Summer concerts inside -- out


May 21, 1998|By J.D. Considine | J.D. Considine,SUN POP MUSIC CRITIC

People like to spend time outside during the summer. That's why outdoor amphitheaters like Pier Six, the Merriweather Post Pavilion and the Nissan Pavilion at Stone Ridge traditionally dominate local concert business during the warm-weather months.

This year, though, some of the season's hottest acts are going indoors. Anyone hoping to catch "Titanic" diva Celine Dion, Led Zeppelin vets Jimmy Page and Robert Plant, R&B superstar Janet Jackson or alternarock heroine Tori Amos better be ready to put up with air conditioning, because these shows will be playing indoors at the recently opened MCI Center in downtown Washington.

"I think our building has attracted a lot of attention because it is a state of the art, one of a kind building right now," says Matt Williams, vice president for communications at the MCI Arena. "It's also an attraction for performers to play in downtown D.C."

Shows currently slated to play the MCI Arena include new-age heartthrob Yanni (June 6); Page and Plant (July 7); Janet Jackson with Usher (July 11); former "Phantom of the Opera" star Michael Crawford (July 18); and Dion (Aug. 26). Amos' Aug. 11th date has been announced, but is not on sale yet.

That's not to say all the big acts are staying inside this summer. The Spice Girls will make their area debut at the Nissan Pavilion on June 21. (In a weird confluence of Girl Power, feminist alterna-folkie Ani DiFranco will be playing just up the road at Wolf Trap that same evening.)

Metallica will be playing the Nissan and Merriweather Post pavilions, on June 28 and July 1, respectively; Days of the New and Alice in Chains guitarist Jerry Cantrell will open both shows. Teen idolatry will be in full effect July 15, when the Backstreet Boys play the Nissan Pavilion, while extravagant vocalizing will be the order of the day July 26, when Michael Bolton and Wynnona play there.

Phish does its jazz-rock-bluegrass-barbershop fusion thing at Merriweather Aug. 8, while the Dave Matthews Band offers its take on jam-band pop for two nights at the Nissan, Aug. 22-23. And Pearl Jam will bare its alternarock heart at Merriweather on Sept. 18 (tickets are not on sale yet).

Nor will that likely be it for the season's big shows. "There are probably four to six more concert events that we are likely to secure this summer, but they're not contracted, so I'm not at liberty to say what they are," Jean Parker, Merriweather general manager, said. "At least three of them will be major concert events." A Nissan spokesperson also declined comment on coming-but-unconfirmed shows.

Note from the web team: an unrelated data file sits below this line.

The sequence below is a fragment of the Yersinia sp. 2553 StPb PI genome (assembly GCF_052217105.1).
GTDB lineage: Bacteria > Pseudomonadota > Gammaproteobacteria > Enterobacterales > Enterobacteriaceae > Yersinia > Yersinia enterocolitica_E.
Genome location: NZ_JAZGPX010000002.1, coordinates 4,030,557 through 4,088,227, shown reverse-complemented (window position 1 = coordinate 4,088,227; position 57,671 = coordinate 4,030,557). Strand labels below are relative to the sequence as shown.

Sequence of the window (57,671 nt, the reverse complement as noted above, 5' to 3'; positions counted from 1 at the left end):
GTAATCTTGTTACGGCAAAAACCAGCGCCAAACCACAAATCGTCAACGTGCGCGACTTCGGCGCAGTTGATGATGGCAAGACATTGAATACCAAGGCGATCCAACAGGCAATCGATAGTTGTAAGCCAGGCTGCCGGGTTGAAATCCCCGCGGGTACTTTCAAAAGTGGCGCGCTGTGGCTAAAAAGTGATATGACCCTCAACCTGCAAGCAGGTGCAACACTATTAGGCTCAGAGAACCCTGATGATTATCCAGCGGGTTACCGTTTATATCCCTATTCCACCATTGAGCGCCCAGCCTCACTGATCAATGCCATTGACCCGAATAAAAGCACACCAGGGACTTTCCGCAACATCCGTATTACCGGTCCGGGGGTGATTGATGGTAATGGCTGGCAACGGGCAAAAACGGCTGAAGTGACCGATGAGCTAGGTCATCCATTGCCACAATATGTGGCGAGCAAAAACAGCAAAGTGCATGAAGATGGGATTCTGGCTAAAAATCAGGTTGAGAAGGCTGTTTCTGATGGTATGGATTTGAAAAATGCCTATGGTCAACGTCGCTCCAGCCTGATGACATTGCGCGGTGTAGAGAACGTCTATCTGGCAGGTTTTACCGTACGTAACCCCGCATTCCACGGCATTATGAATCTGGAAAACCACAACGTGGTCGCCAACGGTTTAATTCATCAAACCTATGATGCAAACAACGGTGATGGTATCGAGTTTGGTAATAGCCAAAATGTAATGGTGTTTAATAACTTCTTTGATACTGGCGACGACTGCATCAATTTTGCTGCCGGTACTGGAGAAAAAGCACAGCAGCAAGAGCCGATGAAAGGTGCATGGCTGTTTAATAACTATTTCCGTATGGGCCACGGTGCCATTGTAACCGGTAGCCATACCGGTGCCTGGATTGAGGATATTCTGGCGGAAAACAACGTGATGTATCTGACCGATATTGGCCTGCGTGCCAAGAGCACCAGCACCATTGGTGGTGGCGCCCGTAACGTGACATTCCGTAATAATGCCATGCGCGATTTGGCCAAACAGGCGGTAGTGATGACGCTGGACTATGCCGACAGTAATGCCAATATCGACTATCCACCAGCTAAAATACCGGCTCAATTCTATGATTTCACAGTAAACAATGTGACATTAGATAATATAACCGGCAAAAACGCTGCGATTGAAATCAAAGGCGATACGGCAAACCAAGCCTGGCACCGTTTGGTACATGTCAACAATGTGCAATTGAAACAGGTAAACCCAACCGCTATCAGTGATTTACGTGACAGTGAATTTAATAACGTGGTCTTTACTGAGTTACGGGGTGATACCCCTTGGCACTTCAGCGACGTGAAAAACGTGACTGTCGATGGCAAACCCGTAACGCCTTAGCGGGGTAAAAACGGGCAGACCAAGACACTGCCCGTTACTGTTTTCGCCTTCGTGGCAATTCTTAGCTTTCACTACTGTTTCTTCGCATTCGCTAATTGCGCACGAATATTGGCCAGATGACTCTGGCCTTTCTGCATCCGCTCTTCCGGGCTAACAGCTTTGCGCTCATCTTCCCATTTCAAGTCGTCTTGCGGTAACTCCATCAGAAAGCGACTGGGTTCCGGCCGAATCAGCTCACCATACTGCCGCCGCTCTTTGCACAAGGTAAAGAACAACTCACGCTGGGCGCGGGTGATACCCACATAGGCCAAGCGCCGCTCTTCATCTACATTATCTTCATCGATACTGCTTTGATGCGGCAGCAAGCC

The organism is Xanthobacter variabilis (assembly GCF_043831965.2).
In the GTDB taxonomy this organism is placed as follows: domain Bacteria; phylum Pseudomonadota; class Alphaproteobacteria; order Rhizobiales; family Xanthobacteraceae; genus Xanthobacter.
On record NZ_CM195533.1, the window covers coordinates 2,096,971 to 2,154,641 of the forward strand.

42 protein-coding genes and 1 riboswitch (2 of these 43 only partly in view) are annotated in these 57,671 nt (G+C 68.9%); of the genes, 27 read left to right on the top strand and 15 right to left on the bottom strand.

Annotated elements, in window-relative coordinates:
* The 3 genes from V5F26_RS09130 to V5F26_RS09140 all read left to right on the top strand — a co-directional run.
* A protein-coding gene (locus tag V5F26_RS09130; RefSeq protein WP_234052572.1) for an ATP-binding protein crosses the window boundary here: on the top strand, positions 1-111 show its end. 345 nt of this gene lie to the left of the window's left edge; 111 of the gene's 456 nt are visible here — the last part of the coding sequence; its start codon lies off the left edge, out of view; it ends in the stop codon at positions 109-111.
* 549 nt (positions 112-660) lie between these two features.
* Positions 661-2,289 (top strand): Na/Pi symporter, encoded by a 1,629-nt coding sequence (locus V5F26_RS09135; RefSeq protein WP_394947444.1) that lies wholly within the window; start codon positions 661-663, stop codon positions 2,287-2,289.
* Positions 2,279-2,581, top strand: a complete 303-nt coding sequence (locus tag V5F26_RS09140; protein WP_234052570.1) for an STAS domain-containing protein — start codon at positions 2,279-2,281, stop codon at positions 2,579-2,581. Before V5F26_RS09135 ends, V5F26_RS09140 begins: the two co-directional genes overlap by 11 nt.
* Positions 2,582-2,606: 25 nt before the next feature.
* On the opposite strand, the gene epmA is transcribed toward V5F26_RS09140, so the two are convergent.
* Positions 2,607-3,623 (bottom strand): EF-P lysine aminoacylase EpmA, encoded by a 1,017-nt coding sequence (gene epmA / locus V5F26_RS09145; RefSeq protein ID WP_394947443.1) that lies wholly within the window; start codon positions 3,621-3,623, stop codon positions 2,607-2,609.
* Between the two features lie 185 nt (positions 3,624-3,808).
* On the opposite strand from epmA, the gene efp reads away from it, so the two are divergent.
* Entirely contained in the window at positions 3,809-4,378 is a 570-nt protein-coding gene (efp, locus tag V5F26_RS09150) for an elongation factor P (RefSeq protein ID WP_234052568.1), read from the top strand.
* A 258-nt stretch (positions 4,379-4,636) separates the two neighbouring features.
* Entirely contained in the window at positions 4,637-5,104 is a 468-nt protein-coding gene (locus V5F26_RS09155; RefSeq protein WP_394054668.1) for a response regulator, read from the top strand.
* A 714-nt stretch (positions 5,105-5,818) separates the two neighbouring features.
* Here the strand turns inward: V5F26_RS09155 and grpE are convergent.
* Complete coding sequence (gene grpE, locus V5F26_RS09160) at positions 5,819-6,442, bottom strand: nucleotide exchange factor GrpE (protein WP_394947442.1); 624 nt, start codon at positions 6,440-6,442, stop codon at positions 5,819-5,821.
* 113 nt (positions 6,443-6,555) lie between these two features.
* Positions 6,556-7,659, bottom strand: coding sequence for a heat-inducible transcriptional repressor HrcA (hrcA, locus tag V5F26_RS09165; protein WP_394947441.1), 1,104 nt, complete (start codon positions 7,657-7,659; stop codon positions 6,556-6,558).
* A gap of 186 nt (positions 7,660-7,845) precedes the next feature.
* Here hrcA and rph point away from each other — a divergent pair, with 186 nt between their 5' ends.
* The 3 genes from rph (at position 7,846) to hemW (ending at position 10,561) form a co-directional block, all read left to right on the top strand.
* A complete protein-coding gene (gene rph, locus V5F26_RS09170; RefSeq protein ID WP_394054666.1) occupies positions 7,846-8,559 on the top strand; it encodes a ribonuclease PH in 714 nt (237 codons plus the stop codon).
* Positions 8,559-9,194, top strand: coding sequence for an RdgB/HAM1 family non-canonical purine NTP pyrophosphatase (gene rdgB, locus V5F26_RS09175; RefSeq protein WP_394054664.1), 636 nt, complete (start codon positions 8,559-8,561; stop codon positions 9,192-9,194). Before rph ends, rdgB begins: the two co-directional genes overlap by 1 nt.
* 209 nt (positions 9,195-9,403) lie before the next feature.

Outdoor venues do have the absolute advantage on one front, though: Festivals. And despite the absence of Lollapalooza, these multi-act music feasts might prove to be the biggest draw of the season.

"Festivals . . . really do give fans good value for their dollar," says Gary Bongiovanni, editor of the concert industry trade magazine Pollstar. "The ticket prices aren't much more than a normal three-act show, and instead you're getting a whole day's worth of entertainment."

Already, the summer's most-sought-after ticket is for the Tibetan Freedom Concert at RFK Stadium. With proceeds to benefit the Milarepa Fund, the two-day concert (June 13-14) is intended to ++ raise money -- and consciousness -- in hope of putting an end to Chinese government oppression of Tibetan culture. The concert will be followed by a rally on the Capitol lawn on Monday, June 15, to urge President Clinton to push for negotiations between Beijing and the Dalai Lama.

But it wasn't an interest in Chinese politics that made the concert sell out in six hours -- it was interest in the rockers and rappers listed to play the benefit. The bill is a veritable who's who of alternative rock and hip-hop. Performers will include Beck, the Beastie Boys, R.E.M., Radiohead, Pearl Jam, Live, A Tribe Called Quest, Blues Traveller, Wyclef Jean, the Dave Matthews Band, Pulp, Kraftwerk, Tracy Chapman, Sean Lennon, Sonic Youth, and the Headhunters featuring Herbie Hancock, among others.

Last year, the big buzz was on the Lilith Fair, Sarah McLachlan's free-floating festival of music and femininity. This year's tour might lack the novelty of last year's outing, but that doesn't seem to have dampened its audience's enthusiasm.

This summer, Lilith Fair will spend two days at Merriweather, July 18-19. McLachlan, Natalie Merchant, the Indigo Girls, Missy Elliott and Liz Phair are the main stage performers, with Morcheeba, Beth Orton and Holly McNarland on the second stage. Village stage performers are Kacy Crowley, Emm Gryner, and two local acts, Dead Girls & Other Stories (July 18), and Love Riot (July 19).

Given the amount of business last year's big festivals did, it's no surprise that this year's concert schedules include festivals of all description, offering everything from rock to R&B to jazz and beyond. Here are some of the more noteworthy:

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